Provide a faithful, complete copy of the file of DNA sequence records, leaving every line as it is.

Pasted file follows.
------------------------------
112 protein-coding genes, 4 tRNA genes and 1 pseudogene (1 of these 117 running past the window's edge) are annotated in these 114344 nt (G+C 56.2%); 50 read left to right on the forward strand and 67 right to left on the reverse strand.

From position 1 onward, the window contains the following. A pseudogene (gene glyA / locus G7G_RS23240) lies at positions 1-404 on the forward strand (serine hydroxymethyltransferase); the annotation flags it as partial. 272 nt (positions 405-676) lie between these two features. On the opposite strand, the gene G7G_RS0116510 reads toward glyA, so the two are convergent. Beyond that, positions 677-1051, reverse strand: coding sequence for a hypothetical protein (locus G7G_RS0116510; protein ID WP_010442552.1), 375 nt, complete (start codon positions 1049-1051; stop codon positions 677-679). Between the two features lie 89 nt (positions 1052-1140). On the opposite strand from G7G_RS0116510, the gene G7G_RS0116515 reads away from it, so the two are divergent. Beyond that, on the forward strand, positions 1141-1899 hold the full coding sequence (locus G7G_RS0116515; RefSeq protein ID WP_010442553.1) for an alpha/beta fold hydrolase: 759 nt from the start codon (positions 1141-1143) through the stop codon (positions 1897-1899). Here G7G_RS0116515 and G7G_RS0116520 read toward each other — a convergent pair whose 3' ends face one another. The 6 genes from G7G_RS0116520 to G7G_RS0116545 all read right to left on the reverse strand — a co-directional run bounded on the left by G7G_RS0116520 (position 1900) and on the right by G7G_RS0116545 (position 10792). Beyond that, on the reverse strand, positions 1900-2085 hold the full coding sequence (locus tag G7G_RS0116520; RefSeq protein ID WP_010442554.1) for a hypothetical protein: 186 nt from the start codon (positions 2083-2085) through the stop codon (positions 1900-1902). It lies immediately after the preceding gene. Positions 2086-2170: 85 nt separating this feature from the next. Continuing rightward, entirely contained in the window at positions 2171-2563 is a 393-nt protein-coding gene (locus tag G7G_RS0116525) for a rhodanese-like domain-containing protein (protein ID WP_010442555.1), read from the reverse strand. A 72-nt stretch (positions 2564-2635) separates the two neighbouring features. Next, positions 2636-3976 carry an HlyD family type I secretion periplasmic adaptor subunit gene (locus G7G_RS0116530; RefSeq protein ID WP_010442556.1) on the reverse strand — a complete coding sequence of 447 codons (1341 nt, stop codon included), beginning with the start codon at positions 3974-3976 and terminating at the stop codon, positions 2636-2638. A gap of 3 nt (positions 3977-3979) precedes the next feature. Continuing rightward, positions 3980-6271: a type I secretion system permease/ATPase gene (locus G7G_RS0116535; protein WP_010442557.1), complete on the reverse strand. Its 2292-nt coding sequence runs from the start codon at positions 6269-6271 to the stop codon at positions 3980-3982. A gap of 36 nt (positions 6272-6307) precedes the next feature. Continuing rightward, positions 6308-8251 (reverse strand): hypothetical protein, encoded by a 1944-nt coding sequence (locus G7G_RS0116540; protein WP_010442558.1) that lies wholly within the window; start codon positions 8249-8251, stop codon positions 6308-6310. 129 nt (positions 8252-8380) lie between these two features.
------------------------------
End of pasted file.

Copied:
112 protein-coding genes, 4 tRNA genes and 1 pseudogene (1 of these 117 running past the window's edge) are annotated in these 114344 nt (G+C 56.2%); 50 read left to right on the forward strand and 67 right to left on the reverse strand.

From position 1 onward, the window contains the following. A pseudogene (gene glyA / locus G7G_RS23240) lies at positions 1-404 on the forward strand (serine hydroxymethyltransferase); the annotation flags it as partial. 272 nt (positions 405-676) lie between these two features. On the opposite strand, the gene G7G_RS0116510 reads toward glyA, so the two are convergent. Beyond that, positions 677-1051, reverse strand: coding sequence for a hypothetical protein (locus G7G_RS0116510; protein ID WP_010442552.1), 375 nt, complete (start codon positions 1049-1051; stop codon positions 677-679). Between the two features lie 89 nt (positions 1052-1140). On the opposite strand from G7G_RS0116510, the gene G7G_RS0116515 reads away from it, so the two are divergent. Beyond that, on the forward strand, positions 1141-1899 hold the full coding sequence (locus G7G_RS0116515; RefSeq protein ID WP_010442553.1) for an alpha/beta fold hydrolase: 759 nt from the start codon (positions 1141-1143) through the stop codon (positions 1897-1899). Here G7G_RS0116515 and G7G_RS0116520 read toward each other — a convergent pair whose 3' ends face one another. The 6 genes from G7G_RS0116520 to G7G_RS0116545 all read right to left on the reverse strand — a co-directional run bounded on the left by G7G_RS0116520 (position 1900) and on the right by G7G_RS0116545 (position 10792). Beyond that, on the reverse strand, positions 1900-2085 hold the full coding sequence (locus tag G7G_RS0116520; RefSeq protein ID WP_010442554.1) for a hypothetical protein: 186 nt from the start codon (positions 2083-2085) through the stop codon (positions 1900-1902). It lies immediately after the preceding gene. Positions 2086-2170: 85 nt separating this feature from the next. Continuing rightward, entirely contained in the window at positions 2171-2563 is a 393-nt protein-coding gene (locus tag G7G_RS0116525) for a rhodanese-like domain-containing protein (protein ID WP_010442555.1), read from the reverse strand. A 72-nt stretch (positions 2564-2635) separates the two neighbouring features. Next, positions 2636-3976 carry an HlyD family type I secretion periplasmic adaptor subunit gene (locus G7G_RS0116530; RefSeq protein ID WP_010442556.1) on the reverse strand — a complete coding sequence of 447 codons (1341 nt, stop codon included), beginning with the start codon at positions 3974-3976 and terminating at the stop codon, positions 2636-2638. A gap of 3 nt (positions 3977-3979) precedes the next feature. Continuing rightward, positions 3980-6271: a type I secretion system permease/ATPase gene (locus G7G_RS0116535; protein WP_010442557.1), complete on the reverse strand. Its 2292-nt coding sequence runs from the start codon at positions 6269-6271 to the stop codon at positions 3980-3982. A gap of 36 nt (positions 6272-6307) precedes the next feature. Continuing rightward, positions 6308-8251 (reverse strand): hypothetical protein, encoded by a 1944-nt coding sequence (locus G7G_RS0116540; protein WP_010442558.1) that lies wholly within the window; start codon positions 8249-8251, stop codon positions 6308-6310. 129 nt (positions 8252-8380) lie between these two features.